Friday, June 18, 2021

Little Comberton, Worcestershire


Reading the entry in the (excellent) Pevsner volume on Worcestershire did not make me especially keen to visit the church at Little Comberton, a village I’ve passed through several times. But the other day we paused in the village anyway, and although the church was locked, found several things of interest. This is a buidling that was heavily restored in the Victorian period by an architect called William White.* White was not in the front rank of Victorian church architects, but was prolific: some 250 church projects are attributed to him, and he also designed many parsonages and schools. Like other more famous Victorians (Butterfield and Teulon, for example) he was interested in the architectural use of colour, and this is reflected here in the bands of dark red stone used around windows, up buttresses, and in quoins.

My photograph shows a tiny window in the Norman style, a partial replacement by White of an original Norman window. Even this small opening shows the effect of contrast produced by the different coloured masonry, laid out symmetrically. But at the top, symmetry is broken and White preserved the original Norman stone that forms the rounded head of the window, complete with the band of cable ornament that runs around it. If the result is more Victorian than medieval, it could be seen as an effective compromise, which preserves the most ‘artistic’ part of the old window, while renewing the remainder in a way that fits in with the style of the other windows in the restored church.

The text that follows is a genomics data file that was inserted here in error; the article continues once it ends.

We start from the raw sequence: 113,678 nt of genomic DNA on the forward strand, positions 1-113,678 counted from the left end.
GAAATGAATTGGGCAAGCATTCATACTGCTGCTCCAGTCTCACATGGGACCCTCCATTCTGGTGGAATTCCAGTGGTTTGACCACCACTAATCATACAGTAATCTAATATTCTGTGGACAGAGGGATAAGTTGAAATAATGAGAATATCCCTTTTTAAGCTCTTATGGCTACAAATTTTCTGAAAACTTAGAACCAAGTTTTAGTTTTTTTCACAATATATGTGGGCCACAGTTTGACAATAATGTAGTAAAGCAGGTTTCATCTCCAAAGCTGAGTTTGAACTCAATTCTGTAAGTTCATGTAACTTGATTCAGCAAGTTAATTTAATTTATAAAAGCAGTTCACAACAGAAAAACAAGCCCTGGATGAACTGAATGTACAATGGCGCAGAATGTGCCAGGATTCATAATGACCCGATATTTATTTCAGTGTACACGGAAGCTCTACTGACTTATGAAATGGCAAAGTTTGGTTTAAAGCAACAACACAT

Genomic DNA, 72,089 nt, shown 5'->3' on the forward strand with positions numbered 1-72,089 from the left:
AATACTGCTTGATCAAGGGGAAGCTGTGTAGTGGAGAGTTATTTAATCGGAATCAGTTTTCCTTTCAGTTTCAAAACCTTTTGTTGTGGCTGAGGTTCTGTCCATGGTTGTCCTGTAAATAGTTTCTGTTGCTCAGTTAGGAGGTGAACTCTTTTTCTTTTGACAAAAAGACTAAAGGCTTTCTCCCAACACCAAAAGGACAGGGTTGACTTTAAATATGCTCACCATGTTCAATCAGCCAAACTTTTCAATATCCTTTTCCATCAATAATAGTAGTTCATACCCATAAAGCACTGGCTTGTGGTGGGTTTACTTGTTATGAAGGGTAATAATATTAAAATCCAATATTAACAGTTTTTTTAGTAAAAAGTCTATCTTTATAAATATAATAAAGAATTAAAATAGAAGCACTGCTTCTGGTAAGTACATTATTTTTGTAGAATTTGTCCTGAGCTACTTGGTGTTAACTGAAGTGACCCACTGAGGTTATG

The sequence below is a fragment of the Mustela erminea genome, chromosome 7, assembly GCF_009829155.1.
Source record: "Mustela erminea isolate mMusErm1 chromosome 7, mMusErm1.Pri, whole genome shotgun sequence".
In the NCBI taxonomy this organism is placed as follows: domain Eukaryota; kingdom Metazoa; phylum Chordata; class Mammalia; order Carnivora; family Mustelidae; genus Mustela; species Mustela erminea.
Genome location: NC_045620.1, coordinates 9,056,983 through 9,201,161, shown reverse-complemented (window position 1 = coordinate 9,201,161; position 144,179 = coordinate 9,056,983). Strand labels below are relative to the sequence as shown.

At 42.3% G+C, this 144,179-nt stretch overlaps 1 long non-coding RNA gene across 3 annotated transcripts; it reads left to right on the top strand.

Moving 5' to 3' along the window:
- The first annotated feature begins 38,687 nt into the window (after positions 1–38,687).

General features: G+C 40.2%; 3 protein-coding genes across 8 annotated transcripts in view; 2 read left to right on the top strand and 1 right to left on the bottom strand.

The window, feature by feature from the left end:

It’s also revealing about 19th-century attitudes to restoration. Literally, ‘to restore’ means to put something back, to return the building to the state it was in when it was new, or at some other ‘ideal’ time in its past. In practice, the Victorians often used restoration as a way of ‘improving’ churches, of making them more ‘correctly’ Gothic or ‘properly’ Romanesque than the often hybrid or mongrel or unevenly proportioned buildings that the Middle Ages in practice produced. Victorian architects were also of course at pains to make ancient buildings suitable for 19th-century worship, which would also mean architectural and decorative changes. Here, this fragment of 12th century carved ornament shows that White did not want to sweep away everything, that he was happy to respect the art and craft of his ancient predecessors while also introducing a different visual approach, which was very much his own.

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* William, White (1825–1990) was great nephew of the naturalist Gilbert White.


Hels said...

Were restorations overseen by a central authority? Who had the final say about what could be done and what was unacceptable?

Joseph Biddulph (Publisher) said...

We might also notice that the Romanesque work seems to be in some sort of pale Cotswold limestone, just like early carved work at Deerhurst and other places. Some of this material may have been unobtainable by Victorian times?